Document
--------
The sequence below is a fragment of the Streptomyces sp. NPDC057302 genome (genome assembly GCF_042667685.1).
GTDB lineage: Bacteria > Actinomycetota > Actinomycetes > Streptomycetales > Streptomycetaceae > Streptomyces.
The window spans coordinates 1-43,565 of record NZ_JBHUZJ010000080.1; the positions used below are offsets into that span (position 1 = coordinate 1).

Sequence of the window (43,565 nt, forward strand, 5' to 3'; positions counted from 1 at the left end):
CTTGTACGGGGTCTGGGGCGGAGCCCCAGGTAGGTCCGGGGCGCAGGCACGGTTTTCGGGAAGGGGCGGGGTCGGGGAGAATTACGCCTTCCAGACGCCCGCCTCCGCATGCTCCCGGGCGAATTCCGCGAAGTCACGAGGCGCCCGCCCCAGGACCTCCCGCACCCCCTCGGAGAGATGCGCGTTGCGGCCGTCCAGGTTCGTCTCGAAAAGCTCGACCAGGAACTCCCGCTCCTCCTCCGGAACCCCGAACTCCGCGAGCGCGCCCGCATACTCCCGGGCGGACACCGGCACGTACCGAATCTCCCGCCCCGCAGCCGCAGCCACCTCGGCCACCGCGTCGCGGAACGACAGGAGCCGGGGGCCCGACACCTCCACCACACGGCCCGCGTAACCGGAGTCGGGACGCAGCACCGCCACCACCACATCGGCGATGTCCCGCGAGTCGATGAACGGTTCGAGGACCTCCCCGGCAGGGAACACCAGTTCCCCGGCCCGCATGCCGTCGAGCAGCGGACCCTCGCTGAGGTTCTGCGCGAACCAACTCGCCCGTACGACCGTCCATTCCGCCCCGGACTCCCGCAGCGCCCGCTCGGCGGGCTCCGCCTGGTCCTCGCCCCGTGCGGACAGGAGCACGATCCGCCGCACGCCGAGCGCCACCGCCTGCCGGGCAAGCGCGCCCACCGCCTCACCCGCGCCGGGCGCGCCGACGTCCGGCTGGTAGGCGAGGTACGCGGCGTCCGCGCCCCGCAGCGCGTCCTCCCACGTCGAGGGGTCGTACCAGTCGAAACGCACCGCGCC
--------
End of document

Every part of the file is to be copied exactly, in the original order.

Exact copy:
The sequence below is a fragment of the Streptomyces sp. NPDC057302 genome (genome assembly GCF_042667685.1).
GTDB lineage: Bacteria > Actinomycetota > Actinomycetes > Streptomycetales > Streptomycetaceae > Streptomyces.
The window spans coordinates 1-43,565 of record NZ_JBHUZJ010000080.1; the positions used below are offsets into that span (position 1 = coordinate 1).

Sequence of the window (43,565 nt, forward strand, 5' to 3'; positions counted from 1 at the left end):
CTTGTACGGGGTCTGGGGCGGAGCCCCAGGTAGGTCCGGGGCGCAGGCACGGTTTTCGGGAAGGGGCGGGGTCGGGGAGAATTACGCCTTCCAGACGCCCGCCTCCGCATGCTCCCGGGCGAATTCCGCGAAGTCACGAGGCGCCCGCCCCAGGACCTCCCGCACCCCCTCGGAGAGATGCGCGTTGCGGCCGTCCAGGTTCGTCTCGAAAAGCTCGACCAGGAACTCCCGCTCCTCCTCCGGAACCCCGAACTCCGCGAGCGCGCCCGCATACTCCCGGGCGGACACCGGCACGTACCGAATCTCCCGCCCCGCAGCCGCAGCCACCTCGGCCACCGCGTCGCGGAACGACAGGAGCCGGGGGCCCGACACCTCCACCACACGGCCCGCGTAACCGGAGTCGGGACGCAGCACCGCCACCACCACATCGGCGATGTCCCGCGAGTCGATGAACGGTTCGAGGACCTCCCCGGCAGGGAACACCAGTTCCCCGGCCCGCATGCCGTCGAGCAGCGGACCCTCGCTGAGGTTCTGCGCGAACCAACTCGCCCGTACGACCGTCCATTCCGCCCCGGACTCCCGCAGCGCCCGCTCGGCGGGCTCCGCCTGGTCCTCGCCCCGTGCGGACAGGAGCACGATCCGCCGCACGCCGAGCGCCACCGCCTGCCGGGCAAGCGCGCCCACCGCCTCACCCGCGCCGGGCGCGCCGACGTCCGGCTGGTAGGCGAGGTACGCGGCGTCCGCGCCCCGCAGCGCGTCCTCCCACGTCGAGGGGTCGTACCAGTCGAAACGCACCGCGCC